For Immediate Release
350.org and Greenpeace USA Formally Reject Over-Reaching Science Committee Subpoena
Amidst hottest month in recorded history, groups vow to hold Exxon accountable for ongoing deception
WASHINGTON - Today, 350.org and Greenpeace USA formally objected to a vague and over-reaching subpoena put forward by House Committee on Science, Space and Technology Chairman Lamar Smith (R-TX). The subpoena is just the latest attempt by Exxon’s Congressional allies to chill the work of climate justice organizations to hold Exxon and the fossil fuel industry accountable for their decades of climate deception.
Despite all parties repeatedly offering to engage in further dialogue, Rep. Smith quickly issued a total of 10 subpoenas to groups including 350.org, Greenpeace USA, and other nongovernmental organizations, as well as to the attorneys general of New York and Massachusetts around their investigations to determine if Exxon committed fraud.
Both the New York and Massachusetts attorneys general rejected the Committee’s subpoenas. Massachusetts Senator Elizabeth Warren defended Attorney General Maura Healey’s investigation, describing Rep. Smith’s actions as “an outrageous abuse of Congressional subpoena power.”
Rep. Smith has issued more subpoenas in his less than three years as Chairman than the Committee has in its entire 54 years of existence. Last fall, Rep. Smith baselessly attacked NOAA around a report that disproved the notion that global warming has slowed in the last decade, carrying out an obscene use of his subpoenas, his “favorite climate change denial tool.”
Rep. Smith’s acceptance of large donations from Big Oil and Gas adds a layer of concern to his history of baseless attacks against climate science. Since 1998, Rep. Smith has received a total of $675,597 from the fossil fuel industry, $19,500 which came directly from ExxonMobil. Since 2006, the Congressman has also received $52,000 from Koch Industries.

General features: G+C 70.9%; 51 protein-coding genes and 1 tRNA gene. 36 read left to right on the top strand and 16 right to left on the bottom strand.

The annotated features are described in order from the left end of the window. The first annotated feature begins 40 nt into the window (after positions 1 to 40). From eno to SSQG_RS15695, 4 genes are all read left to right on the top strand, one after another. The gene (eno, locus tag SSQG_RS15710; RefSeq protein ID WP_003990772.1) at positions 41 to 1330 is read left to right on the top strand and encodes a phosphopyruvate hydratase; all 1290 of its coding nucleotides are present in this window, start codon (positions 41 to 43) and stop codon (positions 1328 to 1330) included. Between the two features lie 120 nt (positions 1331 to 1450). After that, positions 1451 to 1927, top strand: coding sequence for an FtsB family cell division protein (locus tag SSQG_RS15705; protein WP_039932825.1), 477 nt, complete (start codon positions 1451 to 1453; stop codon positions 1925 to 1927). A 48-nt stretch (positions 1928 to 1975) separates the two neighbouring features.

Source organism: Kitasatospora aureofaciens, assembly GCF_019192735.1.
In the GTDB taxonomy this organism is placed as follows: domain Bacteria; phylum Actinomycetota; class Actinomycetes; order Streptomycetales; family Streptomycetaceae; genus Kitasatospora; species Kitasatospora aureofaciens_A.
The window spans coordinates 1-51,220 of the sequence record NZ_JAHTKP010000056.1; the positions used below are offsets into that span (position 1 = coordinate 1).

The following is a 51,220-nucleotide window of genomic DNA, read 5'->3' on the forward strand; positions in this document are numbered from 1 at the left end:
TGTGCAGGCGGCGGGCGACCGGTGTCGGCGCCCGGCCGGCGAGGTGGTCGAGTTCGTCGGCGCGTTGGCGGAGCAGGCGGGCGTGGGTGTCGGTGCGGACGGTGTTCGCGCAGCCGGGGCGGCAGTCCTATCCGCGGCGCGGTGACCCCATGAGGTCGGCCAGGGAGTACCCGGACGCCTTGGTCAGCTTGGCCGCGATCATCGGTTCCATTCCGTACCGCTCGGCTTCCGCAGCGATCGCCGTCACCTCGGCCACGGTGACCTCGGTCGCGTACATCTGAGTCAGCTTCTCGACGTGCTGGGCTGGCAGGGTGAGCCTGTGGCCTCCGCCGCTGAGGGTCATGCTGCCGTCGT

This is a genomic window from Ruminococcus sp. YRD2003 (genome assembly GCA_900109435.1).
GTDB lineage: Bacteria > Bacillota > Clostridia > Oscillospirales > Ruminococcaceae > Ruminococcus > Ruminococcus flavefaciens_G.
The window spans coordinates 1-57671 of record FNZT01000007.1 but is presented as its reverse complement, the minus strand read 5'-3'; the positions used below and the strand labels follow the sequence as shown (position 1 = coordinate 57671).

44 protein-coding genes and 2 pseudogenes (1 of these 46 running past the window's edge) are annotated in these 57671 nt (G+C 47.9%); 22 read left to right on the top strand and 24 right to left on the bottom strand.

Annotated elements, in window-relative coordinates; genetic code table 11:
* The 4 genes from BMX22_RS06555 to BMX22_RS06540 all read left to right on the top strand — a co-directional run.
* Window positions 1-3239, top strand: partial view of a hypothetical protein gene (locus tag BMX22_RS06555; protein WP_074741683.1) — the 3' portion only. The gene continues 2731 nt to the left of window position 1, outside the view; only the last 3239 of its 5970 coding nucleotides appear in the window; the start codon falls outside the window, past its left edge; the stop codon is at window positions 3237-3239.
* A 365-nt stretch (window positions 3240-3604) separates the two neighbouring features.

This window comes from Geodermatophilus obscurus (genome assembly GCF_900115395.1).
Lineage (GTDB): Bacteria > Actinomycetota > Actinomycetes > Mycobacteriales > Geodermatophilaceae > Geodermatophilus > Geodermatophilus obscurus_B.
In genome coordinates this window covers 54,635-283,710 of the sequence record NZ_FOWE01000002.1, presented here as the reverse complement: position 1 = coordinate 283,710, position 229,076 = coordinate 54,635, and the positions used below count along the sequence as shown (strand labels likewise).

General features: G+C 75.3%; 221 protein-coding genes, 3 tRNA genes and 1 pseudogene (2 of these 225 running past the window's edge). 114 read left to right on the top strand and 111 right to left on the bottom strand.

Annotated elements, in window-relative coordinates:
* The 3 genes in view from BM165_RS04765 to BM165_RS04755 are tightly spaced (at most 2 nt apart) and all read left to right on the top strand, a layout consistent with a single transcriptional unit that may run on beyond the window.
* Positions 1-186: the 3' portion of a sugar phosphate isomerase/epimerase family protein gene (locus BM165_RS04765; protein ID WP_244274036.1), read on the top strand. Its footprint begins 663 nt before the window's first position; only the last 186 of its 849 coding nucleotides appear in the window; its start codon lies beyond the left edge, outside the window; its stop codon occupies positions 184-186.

A recent report from the Center for International Environmental Law (CIEL) confirmed that not only did the tobacco and oil industries share a playbook on denial, but also that this playbook actually originated not with Big Tobacco but with Big Oil itself.
Last fall, investigative reports revealed Exxon’s own scientists warned the company’s executives about the dangers of fossil fuels, yet the corporation continued to pour resources into sowing doubt and blocking climate action. Exxon’s 2015 “Corporate Citizenship Report” showed that the company is still helping to fund an extensive web climate denial groups.
May Boeve, 350.org Executive Director said:
"Representative Smith seems more interested in violating our rights to free speech than he is in investigating Exxon's potential fraud. And no wonder: he's taken more than $675,000 from the oil and gas industry over his career. We've offered time again to meet with the Committee to discuss our concerns, but they're only interested in seizing our internal documents and emails. We've got nothing to hide, but this McCarthy-like overreach sets a dangerous precedent.
During the hottest year on record, Congress should be going after the polluters, not the people. We're going to keep fighting this subpoena and keep ramping up our campaign to hold Exxon and their friends accountable for their decades long campaign to mislead the public about the threat of climate change."
Annie Leonard, Greenpeace USA Executive Director said:
“Representative Smith's requests to Attorneys General and non-profit organizations are as meritless as his position on climate change. The American people know this Congressional subpoena is Rep. Smith’s signature move to turn attention away from the real issue at stake, which is the investigations into Exxon’s climate denial. If Rep. Smith or his Republican colleagues on the House Committee on Science, Space and Technology were really acting on behalf of the people and not the fossil fuel industry, they would have joined the call for the Department of Justice to investigate. Who do you really work for Rep. Smith, the American people or greedy corporations?”
This is the world we live in. This is the world we cover.
Because of people like you, another world is possible. There are many battles to be won, but we will battle them together—all of us. Common Dreams is not your normal news site. We don't survive on clicks. We don't want advertising dollars. We want the world to be a better place. But we can't do it alone. It doesn't work that way. We need you. If you can help today—because every gift of every size matters—please do. Without Your Support We Won't Exist.
Please select a donation method:
350 is the red line for human beings, the most important number on the planet. The most recent science tells us that unless we can reduce the amount of carbon dioxide in the atmosphere to 350 parts per million, we will cause huge and irreversible damage to the earth. But solutions exist. All around the world, a movement is building to take on the climate crisis, to get humanity out of the danger zone and below 350. This movement is massive, it is diverse, and it is visionary. We are activists, scholars, and scientists. We are leaders in our businesses, our churches, our governments, and our schools. We are clean energy advocates, forward-thinking politicians, and fearless revolutionaries. And we are united around the world, driven to make our planet livable for all who come after us.